From federal and state enforcement actions to government contract work, Nicole has spent most of her time as a lawyer representing clients on the opposite side of the table of government regulators and prosecutors. She has worked on matters involving the Federal Trade Commission, Department of Justice, Internal Revenue Service, Offices of Inspector General of several federal agencies, and Attorneys General of numerous states. Nicole also has worked on many matters in which clients have proactively opposed government action – before administrative as well as judicial bodies. When necessary, she has taken policy issues to congressional offices and committees.
Her years at Greenberg Traurig and Dewey & LeBoeuf afforded Nicole the opportunity to work on large investigative and media-rich cases – from the representation of a former inspector general in his unlawful termination suit against the federal government to the representation of a large multinational insurer in an extensive bid-rigging probe by several state attorneys general.
While working with Jeff Ifrah (both at Greenberg Traurig and Ifrah Law), Nicole has enjoyed building on her experience in federal government contracts and federal and state regulatory and investigative matters.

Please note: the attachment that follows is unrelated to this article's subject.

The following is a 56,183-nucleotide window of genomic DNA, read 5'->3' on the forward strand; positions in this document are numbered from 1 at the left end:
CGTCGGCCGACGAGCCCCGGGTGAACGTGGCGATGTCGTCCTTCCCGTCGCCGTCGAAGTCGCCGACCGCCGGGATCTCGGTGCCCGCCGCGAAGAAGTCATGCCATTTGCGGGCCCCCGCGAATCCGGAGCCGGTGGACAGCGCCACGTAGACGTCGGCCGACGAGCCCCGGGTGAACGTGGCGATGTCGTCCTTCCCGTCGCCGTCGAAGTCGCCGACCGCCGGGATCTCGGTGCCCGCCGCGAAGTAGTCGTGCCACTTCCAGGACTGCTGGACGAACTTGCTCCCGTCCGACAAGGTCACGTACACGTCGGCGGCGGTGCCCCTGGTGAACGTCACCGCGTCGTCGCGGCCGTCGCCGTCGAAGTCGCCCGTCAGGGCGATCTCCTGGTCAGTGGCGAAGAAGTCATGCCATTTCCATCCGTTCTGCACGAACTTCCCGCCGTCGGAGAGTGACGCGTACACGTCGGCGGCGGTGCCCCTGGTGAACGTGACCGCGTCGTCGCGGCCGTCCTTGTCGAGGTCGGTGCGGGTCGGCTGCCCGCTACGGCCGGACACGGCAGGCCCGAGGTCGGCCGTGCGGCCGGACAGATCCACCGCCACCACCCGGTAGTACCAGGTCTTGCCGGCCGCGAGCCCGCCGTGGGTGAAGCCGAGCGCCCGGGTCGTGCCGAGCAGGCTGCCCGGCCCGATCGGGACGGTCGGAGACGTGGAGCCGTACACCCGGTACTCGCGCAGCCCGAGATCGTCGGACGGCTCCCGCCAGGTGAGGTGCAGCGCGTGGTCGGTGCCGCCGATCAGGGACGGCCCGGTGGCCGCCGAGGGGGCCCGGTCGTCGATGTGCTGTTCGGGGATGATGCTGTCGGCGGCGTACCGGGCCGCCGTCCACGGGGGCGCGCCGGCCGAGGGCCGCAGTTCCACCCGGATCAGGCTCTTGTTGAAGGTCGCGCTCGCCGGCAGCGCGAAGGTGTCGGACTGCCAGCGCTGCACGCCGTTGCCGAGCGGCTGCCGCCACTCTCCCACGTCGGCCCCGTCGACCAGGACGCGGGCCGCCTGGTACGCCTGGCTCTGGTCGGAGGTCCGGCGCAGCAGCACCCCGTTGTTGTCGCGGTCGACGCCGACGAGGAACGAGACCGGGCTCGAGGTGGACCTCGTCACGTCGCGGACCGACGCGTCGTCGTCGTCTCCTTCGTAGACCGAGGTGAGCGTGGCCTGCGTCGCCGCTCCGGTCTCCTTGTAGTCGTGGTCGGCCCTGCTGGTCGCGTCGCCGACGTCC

Professional + Community
- American Bar Association
- New York Bar Association
|"Because We Have To," Career College Central||March 2014|
|"Anticipating Gainful," Career College Central||January 2014|
|"Your Other Regulatory Concern," Career College Central||November 2013|
|"Are You Prepared For a Government Probe?," National Defense Magazine||March 2008|
Securing Dismissal of a False Claims Qui Tam Suit
Jeff Ifrah successfully represented global healthcare leader Merck in a False Claims Act qui tam suit and got the case dismissed.
The suit involved a whistleblower that worked for a healthcare buying company (a group purchasing organization that purchases supplies and drugs). Terminated from the buying group, the employee alleged she was retaliated against because of issues she raised about the buying process.
The case was brought before the U.S. District Court for the Northern District of Texas, and 18 drug companies were named as defendants in an alleged bribery scheme. Jeff represented Merck, which was one of the named defendants. He filed a successful motion to dismiss the complaint, based on the former employee’s alarming lack of specificity in her claim.
Not only was our motion to dismiss successful, it was efficient: Jeff won the dismissal roughly one year after Merck and the other defendants were originally served.
(United States ex rel. Fitzgerald v. Novation LLC, et al., S.D. Tex., No. 3:03-CV-01589))